Q: When you're on the road doing stand-up, is there anything that you have with you for comfort or good luck?
A: Notebooks. I'm good at losing notebooks and bad at keeping them. Notebooks are like the sine qua non of stand-up. You get a lot of time sitting around and there might be something you notice about the town you're in. You need to write it down so you remember how it popped into your head. That kind of stuff is great because it helps you get into the act. And it's really great if something that you wrote two hours ago goes over in the show.
I'm not usually a ritualistic person. I don't have a blankie or a civil war era penny I need to rub. I don't think I used to be able to do this, but it's great to have a couple of hours before the gig to read. It keeps your brain ticking and because you can think about the gig too much. So, books. Books to read and to write in.
Q: What do you like to read?
A: A lot more history these days. I'm sort of halfway through two books. The Invention of Air which is a book about Joseph Priestley and then that great book about Chicago, City of the Century, which I've been meaning to read for six years. I just got through the most recent Irving Welsh, too, which was fun. Skagboys.
Q: Do you read with an e-reader or does it have to be the real thing?
A: You know, I don't have an e-reader and I don't know if I would like it. I love the tactile feel of a book. Also, if I don't finish a book the reason is normally because I lost it. I left it at a pub or something. So if I had a Kindle, I could lose all my books in a bar. I don't know if I'm cut out for e-readers.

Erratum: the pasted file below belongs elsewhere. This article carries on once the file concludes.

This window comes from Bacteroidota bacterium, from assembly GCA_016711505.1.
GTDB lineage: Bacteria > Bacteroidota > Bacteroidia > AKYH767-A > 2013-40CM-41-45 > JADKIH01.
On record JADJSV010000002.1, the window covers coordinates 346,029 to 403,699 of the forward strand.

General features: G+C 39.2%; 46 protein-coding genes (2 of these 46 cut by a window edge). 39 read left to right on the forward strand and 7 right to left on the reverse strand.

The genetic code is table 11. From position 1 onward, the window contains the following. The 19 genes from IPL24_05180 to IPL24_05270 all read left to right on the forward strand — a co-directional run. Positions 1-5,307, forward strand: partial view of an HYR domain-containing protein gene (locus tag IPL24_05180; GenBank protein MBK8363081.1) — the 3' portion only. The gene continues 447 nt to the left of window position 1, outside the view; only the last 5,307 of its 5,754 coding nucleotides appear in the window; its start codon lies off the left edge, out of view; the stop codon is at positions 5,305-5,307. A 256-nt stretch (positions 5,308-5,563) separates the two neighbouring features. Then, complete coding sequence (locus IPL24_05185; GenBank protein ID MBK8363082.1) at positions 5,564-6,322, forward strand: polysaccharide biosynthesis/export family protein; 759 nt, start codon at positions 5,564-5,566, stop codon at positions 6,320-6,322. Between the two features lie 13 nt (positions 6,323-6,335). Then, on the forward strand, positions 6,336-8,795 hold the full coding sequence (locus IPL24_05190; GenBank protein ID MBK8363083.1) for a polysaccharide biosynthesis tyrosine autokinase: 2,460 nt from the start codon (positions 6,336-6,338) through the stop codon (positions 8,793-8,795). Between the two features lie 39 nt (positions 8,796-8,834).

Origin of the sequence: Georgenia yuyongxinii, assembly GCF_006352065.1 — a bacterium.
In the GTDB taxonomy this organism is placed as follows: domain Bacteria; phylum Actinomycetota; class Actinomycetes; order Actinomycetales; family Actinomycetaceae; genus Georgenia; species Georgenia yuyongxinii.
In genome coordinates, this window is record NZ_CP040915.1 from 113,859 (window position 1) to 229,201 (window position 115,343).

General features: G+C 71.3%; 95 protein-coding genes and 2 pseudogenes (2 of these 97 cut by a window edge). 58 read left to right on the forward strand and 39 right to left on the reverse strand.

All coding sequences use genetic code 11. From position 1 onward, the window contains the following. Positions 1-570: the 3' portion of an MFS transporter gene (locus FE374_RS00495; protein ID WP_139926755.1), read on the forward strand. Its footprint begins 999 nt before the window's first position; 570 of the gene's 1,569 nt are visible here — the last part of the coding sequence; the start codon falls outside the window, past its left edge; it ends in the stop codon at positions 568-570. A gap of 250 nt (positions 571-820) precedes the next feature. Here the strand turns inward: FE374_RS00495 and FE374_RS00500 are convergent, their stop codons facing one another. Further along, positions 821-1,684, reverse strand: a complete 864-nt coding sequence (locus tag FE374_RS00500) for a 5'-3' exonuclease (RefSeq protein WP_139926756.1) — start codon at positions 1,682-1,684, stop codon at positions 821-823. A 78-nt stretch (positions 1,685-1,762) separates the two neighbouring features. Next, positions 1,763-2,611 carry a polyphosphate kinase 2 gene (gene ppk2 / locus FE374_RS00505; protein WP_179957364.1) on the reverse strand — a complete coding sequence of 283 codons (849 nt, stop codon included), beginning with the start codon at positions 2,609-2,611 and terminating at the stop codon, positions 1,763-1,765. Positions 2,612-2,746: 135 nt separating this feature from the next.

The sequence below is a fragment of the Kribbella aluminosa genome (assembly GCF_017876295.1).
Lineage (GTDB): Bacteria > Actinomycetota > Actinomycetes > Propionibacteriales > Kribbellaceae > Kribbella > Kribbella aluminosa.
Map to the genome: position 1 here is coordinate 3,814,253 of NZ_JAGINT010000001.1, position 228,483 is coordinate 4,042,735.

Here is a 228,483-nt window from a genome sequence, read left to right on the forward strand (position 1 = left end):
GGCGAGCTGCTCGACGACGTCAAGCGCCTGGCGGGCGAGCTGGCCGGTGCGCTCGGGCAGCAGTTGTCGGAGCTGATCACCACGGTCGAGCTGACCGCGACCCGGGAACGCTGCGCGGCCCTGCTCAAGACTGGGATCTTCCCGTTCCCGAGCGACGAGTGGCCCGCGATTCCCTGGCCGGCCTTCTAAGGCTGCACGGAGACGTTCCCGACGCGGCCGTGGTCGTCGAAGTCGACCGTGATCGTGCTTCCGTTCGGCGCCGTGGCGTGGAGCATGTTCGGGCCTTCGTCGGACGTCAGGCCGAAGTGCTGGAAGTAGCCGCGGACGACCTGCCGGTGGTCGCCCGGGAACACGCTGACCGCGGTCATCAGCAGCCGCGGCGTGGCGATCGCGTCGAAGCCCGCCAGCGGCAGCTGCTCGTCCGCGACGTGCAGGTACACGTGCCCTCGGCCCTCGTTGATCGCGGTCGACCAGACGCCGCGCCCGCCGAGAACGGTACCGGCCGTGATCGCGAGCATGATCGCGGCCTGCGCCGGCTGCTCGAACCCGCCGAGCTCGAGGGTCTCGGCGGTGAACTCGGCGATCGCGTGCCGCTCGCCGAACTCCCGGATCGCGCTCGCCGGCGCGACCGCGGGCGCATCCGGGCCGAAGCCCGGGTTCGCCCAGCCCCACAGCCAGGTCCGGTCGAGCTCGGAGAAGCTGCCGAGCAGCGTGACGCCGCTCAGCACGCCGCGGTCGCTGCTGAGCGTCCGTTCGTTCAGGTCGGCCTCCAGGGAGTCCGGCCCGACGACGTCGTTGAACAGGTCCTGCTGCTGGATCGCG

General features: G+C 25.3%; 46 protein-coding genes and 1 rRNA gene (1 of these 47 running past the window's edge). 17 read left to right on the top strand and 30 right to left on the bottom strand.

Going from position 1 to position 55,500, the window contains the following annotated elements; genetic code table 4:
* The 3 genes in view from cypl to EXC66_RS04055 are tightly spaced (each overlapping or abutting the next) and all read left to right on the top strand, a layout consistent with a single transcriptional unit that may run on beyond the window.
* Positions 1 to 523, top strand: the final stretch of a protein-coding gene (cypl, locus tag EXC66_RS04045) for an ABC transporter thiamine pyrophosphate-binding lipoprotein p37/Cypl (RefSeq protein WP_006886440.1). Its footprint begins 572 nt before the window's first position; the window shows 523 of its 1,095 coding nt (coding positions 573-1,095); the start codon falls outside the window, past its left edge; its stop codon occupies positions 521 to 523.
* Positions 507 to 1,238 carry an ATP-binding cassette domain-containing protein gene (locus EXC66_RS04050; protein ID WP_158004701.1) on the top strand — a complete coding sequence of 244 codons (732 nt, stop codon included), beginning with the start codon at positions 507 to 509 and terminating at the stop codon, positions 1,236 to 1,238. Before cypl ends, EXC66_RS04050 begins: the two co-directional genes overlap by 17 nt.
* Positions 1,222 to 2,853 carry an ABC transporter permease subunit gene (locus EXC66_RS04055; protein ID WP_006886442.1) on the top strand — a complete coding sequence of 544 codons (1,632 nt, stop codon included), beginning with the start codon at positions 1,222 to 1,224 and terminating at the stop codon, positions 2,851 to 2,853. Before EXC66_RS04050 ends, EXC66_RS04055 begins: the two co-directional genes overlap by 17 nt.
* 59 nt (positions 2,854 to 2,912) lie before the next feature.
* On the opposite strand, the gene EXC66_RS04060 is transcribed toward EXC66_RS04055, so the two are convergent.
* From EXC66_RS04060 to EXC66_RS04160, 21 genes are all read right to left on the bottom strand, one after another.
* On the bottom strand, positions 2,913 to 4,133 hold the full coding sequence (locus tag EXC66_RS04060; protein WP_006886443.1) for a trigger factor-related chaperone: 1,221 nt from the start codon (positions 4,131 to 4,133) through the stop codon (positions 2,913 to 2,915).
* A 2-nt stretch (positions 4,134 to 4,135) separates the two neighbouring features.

Q: I love your bit about your dream of hunting dinosaurs with Burt Reynolds and I don't want to pry, but what other interesting dreams have you had?
A: The problem is I remember them vividly for about ten minutes after I wake up and then I forget them. I don't know why my brain spends all this time generating stuff that I'm going to forget. I had a dream once where a friend and I went to a town called Purgatoria. I remember seeing it on the map. Purgatoria was a town in Mexico where someone had built a cathedral in a cave. I don't know if Freud or Jung or anyone else would be able to make head nor tail of that.
Q: I always forget my dreams as well. It's like they exist in a different part of your brain and then they're gone.
A: It's sort of frightening. I tend not to pay much heed to these people who say you only use 5% of your brain. When a person says that, you know that a discussion about telekinesis is marching towards you. But if dreams point out anything, it's that your own brain is unimpressed with the life that you lead. Your brain is like, "what you're bringing to the table is terrible. So while you're not using your body, I'm going to make up much better stuff that we could do together."
Q: I don't even want to ask this because I'm afraid the answer is yes, but will you be moving to L.A.?
A: I've no immediate plans to take off at the moment. My feeling is I think I'll know when it's time to go and I'm sort of beginning the exploratory work to see where to go, but you never really know with these things. I'm not so sure that a city is ever going to be the answer for you. I know that you have to go where the industry is, but I don't know if the industry is still in the two places it's supposed to be any more. Maybe that's optimistic of me or wishful thinking. But I think it's certainly more fluid than it used to be. No immediate plans. I think I have another Chicago summer in me.